Looking back through the archives, I found that I posted this acrylic painting/haiku pairing almost exactly 5 years ago (Dec. 19th, 2015). At the time I was working through some exercises in a color mixing book, so much of the painting I was doing was abstract and focused on the colors. This translated haiku also reflects my house cleaning aesthetic – and I’ve read we are all falling behind on chores and cleaning even as we spend much more time at home (and therefore have a dirtier house) due to the pandemic.
Original post is below the read more tag. I wish everyone happy and safe holidays!
I broke out my acrylic paints for the first time in a long time – it felt good to just paint without any real goal in mind, just mixing color and having fun. I had some Fuyu persimmons in my fruit bowl and so they became an impromptu still life. I’ve always loved the color of persimmons – they always evoke autumn for me (they ripen here in October/November). I painted the top picture over strips of newspaper to give it more texture.
A few weeks ago I ran across a blog calling for artists and writers to submit recipes to share to help each other through the pandemic. I thought it sounded fun and community minded…but I did not get it together in time to participate in the call! But in the spirit of the Thanksgiving holiday tomorrow, I’m going to share my recipe for Persimmon cookies. My grandmother gave me the recipe, but I’m 98% sure she got it from a cookbook (so it’s not some ancestral family recipe or anything). I’ve baked them many times and they make the whole house smell amazing and it is a fun way to entice Persimmon-doubters to try the fruit.
Persimmon Spice Cookies
1/2 cup butter 1 cup sugar 1 egg 1 cup of persimmon pulp (I’ve used both common varieties of persimmon – fuyu and hachiya. Hachiya gives a stronger persimmon flavor, but you have to wait until the fruit is extremely ripe before using due to astringency) 2 cups sifted flour 1/2 teaspoon salt 1 teaspoon baking soda 1/2 teaspoon baking powder 1/2 teaspoon cinnamon 1/2 teaspoon nutmeg juice and grated peel from half a large orange 1/8 teaspoon ground cloves 1 cup finely chopped pecans (optional – I don’t use but it’s in the original recipe) 1 cup golden raisins (I’ve also used dried cherries and that works too!)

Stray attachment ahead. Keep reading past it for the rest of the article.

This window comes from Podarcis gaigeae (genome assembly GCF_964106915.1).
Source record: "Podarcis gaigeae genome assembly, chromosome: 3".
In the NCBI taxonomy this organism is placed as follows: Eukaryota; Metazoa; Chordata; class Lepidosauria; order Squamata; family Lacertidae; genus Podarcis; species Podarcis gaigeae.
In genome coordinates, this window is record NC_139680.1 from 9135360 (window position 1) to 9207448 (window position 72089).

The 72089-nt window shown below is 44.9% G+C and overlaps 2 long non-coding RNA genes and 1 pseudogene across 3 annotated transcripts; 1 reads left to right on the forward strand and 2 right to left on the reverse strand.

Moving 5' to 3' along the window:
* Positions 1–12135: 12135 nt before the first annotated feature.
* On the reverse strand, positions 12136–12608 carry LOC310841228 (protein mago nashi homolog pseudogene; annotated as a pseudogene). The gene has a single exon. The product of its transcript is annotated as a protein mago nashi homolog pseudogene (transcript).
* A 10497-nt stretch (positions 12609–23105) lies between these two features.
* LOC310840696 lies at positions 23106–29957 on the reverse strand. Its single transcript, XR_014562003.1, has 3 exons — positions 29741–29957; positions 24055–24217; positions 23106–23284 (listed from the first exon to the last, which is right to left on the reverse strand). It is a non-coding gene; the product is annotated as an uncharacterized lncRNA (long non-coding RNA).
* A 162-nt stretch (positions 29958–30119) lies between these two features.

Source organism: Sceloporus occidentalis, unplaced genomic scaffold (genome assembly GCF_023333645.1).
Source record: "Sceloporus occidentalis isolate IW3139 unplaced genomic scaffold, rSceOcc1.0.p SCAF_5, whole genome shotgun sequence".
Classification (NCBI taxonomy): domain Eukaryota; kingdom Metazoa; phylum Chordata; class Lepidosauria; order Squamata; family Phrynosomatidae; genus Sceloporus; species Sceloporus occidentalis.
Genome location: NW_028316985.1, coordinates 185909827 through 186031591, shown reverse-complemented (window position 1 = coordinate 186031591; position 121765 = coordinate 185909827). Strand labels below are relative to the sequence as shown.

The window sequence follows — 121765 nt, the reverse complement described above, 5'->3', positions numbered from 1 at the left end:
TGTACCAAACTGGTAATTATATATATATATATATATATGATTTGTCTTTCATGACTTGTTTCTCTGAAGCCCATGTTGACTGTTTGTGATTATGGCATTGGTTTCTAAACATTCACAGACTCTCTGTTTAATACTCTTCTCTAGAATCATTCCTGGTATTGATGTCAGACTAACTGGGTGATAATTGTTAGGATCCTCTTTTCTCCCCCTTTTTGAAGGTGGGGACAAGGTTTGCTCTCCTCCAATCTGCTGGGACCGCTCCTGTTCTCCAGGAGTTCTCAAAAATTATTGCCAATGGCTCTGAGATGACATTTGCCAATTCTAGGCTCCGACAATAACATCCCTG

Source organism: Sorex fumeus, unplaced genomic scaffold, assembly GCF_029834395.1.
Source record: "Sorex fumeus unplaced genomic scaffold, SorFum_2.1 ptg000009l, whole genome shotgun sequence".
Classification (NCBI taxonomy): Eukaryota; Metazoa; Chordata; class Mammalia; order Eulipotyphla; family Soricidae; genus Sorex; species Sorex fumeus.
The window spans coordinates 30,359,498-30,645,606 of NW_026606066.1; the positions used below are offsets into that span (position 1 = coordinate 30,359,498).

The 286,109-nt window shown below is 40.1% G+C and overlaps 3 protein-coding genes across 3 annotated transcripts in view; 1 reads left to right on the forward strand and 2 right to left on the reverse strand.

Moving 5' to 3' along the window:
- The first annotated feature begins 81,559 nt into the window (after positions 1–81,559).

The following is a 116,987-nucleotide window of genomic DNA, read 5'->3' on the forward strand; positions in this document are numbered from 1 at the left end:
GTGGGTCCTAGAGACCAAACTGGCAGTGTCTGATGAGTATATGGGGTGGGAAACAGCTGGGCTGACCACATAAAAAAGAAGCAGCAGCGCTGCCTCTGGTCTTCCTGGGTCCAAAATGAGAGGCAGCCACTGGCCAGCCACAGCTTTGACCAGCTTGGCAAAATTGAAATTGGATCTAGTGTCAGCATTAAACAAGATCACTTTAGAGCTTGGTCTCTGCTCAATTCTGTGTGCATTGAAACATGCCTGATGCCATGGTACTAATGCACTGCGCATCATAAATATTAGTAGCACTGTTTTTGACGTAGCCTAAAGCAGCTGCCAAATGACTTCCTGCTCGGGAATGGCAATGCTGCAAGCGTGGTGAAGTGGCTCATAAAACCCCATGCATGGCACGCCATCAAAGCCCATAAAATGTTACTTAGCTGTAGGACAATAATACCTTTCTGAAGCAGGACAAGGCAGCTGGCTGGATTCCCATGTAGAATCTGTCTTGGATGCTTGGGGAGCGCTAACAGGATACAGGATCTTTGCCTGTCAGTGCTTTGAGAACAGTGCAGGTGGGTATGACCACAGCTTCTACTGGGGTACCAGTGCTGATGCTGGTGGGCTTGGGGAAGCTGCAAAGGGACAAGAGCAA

Cream butter and sugar. Beat in egg and add persimmon pulp. Sift all dry ingredients together and stir into egg mixture. Add pecans and raisins (if using). Drop by spoonful on greased cookie sheet. Bake for 375 degrees F for ~12 minutes. The cookies should be soft and cake-like. Enjoy!
For my friends and readers in the U.S., I hope you have a happy and safe Thanksgiving holiday! I myself am staying home this year, so no travels for me this year – the first time in a very long time!
What thoughts I have of you, Walt Whitman, for I walked down the sidestreets under the trees with a headache self-conscious looking at the full moon… Allen Ginsberg (1926 – 1997)
Some of the illustration boards that I cut up for my Popo Postcard Festival cards included the practice and palette boards for this painting I did a few years ago. Thus, I was inspired to dig it out of the IP archive! Don’t worry, the painting itself didn’t get the hatchet – it is one my few completed acrylic paintings that I still really like. The text of the original post from 2016 is below: